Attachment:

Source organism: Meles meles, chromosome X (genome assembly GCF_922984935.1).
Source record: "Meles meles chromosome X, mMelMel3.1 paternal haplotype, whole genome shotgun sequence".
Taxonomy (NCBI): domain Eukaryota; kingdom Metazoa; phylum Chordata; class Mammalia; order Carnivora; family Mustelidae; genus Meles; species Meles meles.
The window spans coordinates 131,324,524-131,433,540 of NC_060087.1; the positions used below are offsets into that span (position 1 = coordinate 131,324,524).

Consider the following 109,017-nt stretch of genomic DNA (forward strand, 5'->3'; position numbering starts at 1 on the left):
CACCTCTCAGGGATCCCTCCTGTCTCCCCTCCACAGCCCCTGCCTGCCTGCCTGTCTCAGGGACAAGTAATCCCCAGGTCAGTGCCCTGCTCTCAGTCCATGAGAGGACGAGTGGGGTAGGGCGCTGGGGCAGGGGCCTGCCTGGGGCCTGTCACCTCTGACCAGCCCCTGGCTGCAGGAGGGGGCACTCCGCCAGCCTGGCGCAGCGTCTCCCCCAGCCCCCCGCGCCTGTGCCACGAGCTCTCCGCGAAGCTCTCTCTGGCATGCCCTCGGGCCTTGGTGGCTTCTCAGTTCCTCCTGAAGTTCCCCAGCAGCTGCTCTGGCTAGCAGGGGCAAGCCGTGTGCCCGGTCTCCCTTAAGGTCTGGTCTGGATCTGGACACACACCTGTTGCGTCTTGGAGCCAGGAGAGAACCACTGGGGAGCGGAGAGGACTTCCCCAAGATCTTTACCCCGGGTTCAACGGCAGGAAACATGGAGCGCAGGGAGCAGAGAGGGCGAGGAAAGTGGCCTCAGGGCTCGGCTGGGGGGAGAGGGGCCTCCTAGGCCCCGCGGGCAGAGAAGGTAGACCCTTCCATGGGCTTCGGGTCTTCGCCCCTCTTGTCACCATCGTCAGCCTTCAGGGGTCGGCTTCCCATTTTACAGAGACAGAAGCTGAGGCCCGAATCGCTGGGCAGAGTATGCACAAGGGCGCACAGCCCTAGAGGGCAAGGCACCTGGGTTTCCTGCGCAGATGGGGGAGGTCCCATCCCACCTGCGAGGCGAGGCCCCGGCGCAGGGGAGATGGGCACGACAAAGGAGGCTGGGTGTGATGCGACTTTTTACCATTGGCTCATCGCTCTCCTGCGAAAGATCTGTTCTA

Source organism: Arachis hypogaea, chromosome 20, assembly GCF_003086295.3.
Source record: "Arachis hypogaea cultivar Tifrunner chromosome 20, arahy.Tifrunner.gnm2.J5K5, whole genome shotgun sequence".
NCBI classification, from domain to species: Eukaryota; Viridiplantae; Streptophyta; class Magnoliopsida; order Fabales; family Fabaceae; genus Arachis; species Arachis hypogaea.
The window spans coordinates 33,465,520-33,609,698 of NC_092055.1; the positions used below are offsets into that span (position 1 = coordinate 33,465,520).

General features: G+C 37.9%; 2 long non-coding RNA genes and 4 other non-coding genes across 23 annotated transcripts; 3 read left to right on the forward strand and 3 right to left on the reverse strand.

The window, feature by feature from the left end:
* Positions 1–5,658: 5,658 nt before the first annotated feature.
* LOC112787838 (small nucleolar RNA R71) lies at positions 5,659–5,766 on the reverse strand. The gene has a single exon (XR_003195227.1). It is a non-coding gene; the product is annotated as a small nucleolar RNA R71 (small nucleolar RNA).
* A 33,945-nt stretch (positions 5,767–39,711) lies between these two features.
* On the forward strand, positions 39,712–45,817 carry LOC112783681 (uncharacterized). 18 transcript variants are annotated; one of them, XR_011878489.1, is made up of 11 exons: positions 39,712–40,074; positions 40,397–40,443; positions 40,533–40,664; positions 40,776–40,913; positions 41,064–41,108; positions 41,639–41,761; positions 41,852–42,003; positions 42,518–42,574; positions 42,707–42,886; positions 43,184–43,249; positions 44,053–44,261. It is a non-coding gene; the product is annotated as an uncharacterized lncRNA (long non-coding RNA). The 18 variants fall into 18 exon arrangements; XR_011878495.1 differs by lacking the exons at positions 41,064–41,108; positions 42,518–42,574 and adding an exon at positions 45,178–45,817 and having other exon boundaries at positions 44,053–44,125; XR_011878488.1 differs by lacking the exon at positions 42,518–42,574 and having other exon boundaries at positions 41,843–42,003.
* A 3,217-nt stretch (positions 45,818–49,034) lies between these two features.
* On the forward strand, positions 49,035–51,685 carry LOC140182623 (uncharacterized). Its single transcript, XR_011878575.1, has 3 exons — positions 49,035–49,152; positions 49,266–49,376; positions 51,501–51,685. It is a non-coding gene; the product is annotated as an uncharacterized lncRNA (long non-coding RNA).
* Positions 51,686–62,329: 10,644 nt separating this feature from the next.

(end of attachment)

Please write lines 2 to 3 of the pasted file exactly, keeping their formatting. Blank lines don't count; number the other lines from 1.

Source record: "Meles meles chromosome X, mMelMel3.1 paternal haplotype, whole genome shotgun sequence".
Taxonomy (NCBI): domain Eukaryota; kingdom Metazoa; phylum Chordata; class Mammalia; order Carnivora; family Mustelidae; genus Meles; species Meles meles.